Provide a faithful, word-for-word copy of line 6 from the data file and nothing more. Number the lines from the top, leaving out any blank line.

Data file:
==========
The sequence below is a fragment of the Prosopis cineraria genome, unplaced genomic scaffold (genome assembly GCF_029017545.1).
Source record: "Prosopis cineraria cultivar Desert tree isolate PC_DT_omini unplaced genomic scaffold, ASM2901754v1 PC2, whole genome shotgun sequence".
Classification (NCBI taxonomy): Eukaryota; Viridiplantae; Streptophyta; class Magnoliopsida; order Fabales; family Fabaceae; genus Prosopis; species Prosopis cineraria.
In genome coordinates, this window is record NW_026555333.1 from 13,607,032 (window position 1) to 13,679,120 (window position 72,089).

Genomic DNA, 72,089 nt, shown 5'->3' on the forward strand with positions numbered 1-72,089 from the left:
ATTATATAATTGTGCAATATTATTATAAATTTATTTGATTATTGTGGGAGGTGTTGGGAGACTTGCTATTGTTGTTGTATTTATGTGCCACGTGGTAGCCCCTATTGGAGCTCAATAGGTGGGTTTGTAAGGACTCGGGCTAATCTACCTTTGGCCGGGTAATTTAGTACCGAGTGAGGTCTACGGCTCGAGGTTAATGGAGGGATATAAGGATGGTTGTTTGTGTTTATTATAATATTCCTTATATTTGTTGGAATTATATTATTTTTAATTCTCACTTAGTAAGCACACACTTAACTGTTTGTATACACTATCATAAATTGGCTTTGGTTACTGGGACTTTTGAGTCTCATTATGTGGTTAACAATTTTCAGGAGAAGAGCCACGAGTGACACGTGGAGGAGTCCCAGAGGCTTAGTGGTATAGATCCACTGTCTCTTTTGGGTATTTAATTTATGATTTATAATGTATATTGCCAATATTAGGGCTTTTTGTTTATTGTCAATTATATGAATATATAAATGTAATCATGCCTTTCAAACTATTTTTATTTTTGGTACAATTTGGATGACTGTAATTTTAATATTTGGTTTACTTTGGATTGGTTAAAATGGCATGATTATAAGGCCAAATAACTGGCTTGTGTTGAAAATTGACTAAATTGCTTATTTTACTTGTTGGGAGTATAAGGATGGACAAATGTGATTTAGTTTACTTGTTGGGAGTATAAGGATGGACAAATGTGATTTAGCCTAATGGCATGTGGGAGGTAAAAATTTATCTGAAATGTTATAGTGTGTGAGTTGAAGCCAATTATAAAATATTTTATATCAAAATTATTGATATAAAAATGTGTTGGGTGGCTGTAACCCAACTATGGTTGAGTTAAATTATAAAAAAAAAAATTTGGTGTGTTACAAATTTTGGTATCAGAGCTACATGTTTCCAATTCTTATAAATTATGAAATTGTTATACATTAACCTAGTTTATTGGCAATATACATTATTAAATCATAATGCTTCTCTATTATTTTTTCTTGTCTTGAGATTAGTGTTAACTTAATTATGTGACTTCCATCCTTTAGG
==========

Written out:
ATTATATAATTGTGCAATATTATTATAAATTTATTTGATTATTGTGGGAGGTGTTGGGAGACTTGCTATTGTTGTTGTATTTATGTGCCACGTGGTAGCCCCTATTGGAGCTCAATAGGTGGGTTTGTAAGGACTCGGGCTAATCTACCTTTGGCCGGGTAATTTAGTACCGAGTGAGGTCTACGGCTCGAGGTTAATGGAGGGATATAAGGATGGTTGTTTGTGTTTATTATAATATTCCTTATATTTGTTGGAATTATATTATTTTTAATTCTCACTTAGTAAGCACACACTTAACTGTTTGTATACACTATCATAAATTGGCTTTGGTTACTGGGACTTTTGAGTCTCATTATGTGGTTAACAATTTTCAGGAGAAGAGCCACGAGTGACACGTGGAGGAGTCCCAGAGGCTTAGTGGTATAGATCCACTGTCTCTTTTGGGTATTTAATTTATGATTTATAATGTATATTGCCAATATTAGGGCTTTTTGTTTATTGTCAATTATATGAATATATAAATGTAATCATGCCTTTCAAACTATTTTTATTTTTGGTACAATTTGGATGACTGTAATTTTAATATTTGGTTTACTTTGGATTGGTTAAAATGGCATGATTATAAGGCCAAATAACTGGCTTGTGTTGAAAATTGACTAAATTGCTTATTTTACTTGTTGGGAGTATAAGGATGGACAAATGTGATTTAGTTTACTTGTTGGGAGTATAAGGATGGACAAATGTGATTTAGCCTAATGGCATGTGGGAGGTAAAAATTTATCTGAAATGTTATAGTGTGTGAGTTGAAGCCAATTATAAAATATTTTATATCAAAATTATTGATATAAAAATGTGTTGGGTGGCTGTAACCCAACTATGGTTGAGTTAAATTATAAAAAAAAAAATTTGGTGTGTTACAAATTTTGGTATCAGAGCTACATGTTTCCAATTCTTATAAATTATGAAATTGTTATACATTAACCTAGTTTATTGGCAATATACATTATTAAATCATAATGCTTCTCTATTATTTTTTCTTGTCTTGAGATTAGTGTTAACTTAATTATGTGACTTCCATCCTTTAGG